Thanks so much for your kind words and it now is my favorite compliment ever. However this whole issue really angers me.
So, I am going to start a bit off track here. You, my friend, are part of the rapidly growing contingent of relevant, skilled podiatrist today. I feel that while the podiatric training and philosophic momentum moves in the right direction, the orthopaedic foot and ankle momentum is steered in the direction of the technical aspects of surgery, fancy devices and a “we can fix everything with a knife” mentality. Even some of my closest colleagues have taken this direction. They say they engage in non-operative treatment first, but do they really? I am not even sure what conservative means anymore. And patients (sorry, but you guys do unwittingly shoot yourselves in the foot all too often) are not much help either, ever seeking the “fast foodish” quick cure. If they only knew how much risk they are injecting into their own care. Speaking of injecting…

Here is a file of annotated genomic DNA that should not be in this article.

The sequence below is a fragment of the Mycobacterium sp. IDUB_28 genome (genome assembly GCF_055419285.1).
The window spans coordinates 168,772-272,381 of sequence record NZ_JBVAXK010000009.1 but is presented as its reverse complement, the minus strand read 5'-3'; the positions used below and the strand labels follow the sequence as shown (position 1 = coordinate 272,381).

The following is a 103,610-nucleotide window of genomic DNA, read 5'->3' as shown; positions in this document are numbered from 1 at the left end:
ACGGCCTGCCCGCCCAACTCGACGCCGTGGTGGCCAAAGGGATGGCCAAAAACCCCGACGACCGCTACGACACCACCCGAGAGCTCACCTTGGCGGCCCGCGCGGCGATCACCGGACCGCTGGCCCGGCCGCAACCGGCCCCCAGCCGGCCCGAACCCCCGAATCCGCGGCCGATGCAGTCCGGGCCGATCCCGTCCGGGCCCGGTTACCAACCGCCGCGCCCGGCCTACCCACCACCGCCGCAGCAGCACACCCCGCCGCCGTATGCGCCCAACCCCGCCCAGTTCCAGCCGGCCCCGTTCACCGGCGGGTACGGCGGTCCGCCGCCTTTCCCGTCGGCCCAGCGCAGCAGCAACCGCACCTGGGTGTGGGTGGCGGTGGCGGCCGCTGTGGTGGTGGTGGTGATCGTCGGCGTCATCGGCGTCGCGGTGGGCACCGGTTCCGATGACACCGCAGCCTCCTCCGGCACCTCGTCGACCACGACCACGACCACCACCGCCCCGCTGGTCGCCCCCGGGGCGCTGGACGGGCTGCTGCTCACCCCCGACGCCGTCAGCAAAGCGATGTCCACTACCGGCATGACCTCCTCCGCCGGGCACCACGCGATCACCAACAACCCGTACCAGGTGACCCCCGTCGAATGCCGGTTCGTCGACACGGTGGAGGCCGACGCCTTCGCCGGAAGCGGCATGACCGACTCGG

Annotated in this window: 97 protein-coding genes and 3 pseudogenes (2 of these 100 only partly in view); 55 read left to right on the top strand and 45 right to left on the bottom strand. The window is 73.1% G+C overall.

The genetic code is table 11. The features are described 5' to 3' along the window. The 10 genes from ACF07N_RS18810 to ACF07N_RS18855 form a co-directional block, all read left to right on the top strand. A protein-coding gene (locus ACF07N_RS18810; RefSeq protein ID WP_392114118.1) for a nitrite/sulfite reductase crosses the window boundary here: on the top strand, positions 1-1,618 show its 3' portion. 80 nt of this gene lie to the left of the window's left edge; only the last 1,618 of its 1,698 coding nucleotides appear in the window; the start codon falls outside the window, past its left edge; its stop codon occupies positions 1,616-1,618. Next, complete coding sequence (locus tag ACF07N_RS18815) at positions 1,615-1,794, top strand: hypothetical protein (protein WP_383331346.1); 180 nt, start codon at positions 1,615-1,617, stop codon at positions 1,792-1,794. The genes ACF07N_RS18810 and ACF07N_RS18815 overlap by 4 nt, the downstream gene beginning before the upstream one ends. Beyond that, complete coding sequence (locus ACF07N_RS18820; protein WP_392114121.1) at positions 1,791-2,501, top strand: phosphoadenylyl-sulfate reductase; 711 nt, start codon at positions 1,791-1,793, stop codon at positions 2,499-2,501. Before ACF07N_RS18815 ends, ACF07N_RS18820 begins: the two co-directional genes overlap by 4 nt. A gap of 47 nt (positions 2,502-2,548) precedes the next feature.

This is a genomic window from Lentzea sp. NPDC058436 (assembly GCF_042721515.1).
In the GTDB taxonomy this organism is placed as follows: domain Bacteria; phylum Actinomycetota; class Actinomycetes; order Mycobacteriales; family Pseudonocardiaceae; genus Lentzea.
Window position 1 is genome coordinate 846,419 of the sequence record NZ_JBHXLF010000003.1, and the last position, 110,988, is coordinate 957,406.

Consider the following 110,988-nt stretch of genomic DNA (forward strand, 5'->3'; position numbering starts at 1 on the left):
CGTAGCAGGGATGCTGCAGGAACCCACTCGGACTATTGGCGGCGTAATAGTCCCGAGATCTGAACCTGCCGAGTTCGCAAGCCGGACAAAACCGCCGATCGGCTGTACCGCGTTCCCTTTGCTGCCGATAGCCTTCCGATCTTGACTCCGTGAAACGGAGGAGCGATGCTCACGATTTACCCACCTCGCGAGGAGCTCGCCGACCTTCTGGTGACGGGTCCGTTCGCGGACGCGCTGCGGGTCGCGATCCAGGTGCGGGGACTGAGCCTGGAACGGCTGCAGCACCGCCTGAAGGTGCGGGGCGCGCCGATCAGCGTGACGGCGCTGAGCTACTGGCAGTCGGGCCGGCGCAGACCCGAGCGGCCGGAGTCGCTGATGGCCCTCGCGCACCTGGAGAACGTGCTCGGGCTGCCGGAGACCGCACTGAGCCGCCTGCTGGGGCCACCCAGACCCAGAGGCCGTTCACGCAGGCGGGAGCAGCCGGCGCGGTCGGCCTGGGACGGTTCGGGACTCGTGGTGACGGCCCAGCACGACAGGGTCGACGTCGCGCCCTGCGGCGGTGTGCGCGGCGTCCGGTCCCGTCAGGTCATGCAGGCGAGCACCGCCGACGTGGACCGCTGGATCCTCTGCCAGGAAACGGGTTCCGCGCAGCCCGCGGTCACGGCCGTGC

I have some very specific views based on ~30,000 injections over 30 years. In general, steroid injections are safe and very effective, but only when used appropriately. Based on what little you have said I think you follow this same logic, and it is not a panacea.
* Therapeutic orthopedic/podiatric musculoskeletal injections must be TACTICAL based on a solid diagnosis. In my opinion there is no place for the often utilized point tender, random soft tissue injection. In general it is nothing more than bad medicine. Of course there are a few exceptionsIt reeks of:
** “I don’t know what your diagnosis is, but I would like to help you, so I am going to inject the general area of your pain and see if it helps?”
** The subconscious thought is, ‘I can get you out of the office quicker using this method.’ That never seemed a fair way to treat my patients as I never felt I could effectively treat them unless i had a solid diagnosis. And point injections are usually done in absence of a diagnosis and serves the doc way better than the patient.
** And I have no stomach for post op or intra op incisional cortisone injections. They are dangerous and there are more direct and safe treatments for what ever one would do this for.
* My tactical injections were almost always aimed at one of just three areas each with a “space” to receive the injection:
** Joints: second MTPJ, ankle, talonavicular, midfoot, subtalar, etc.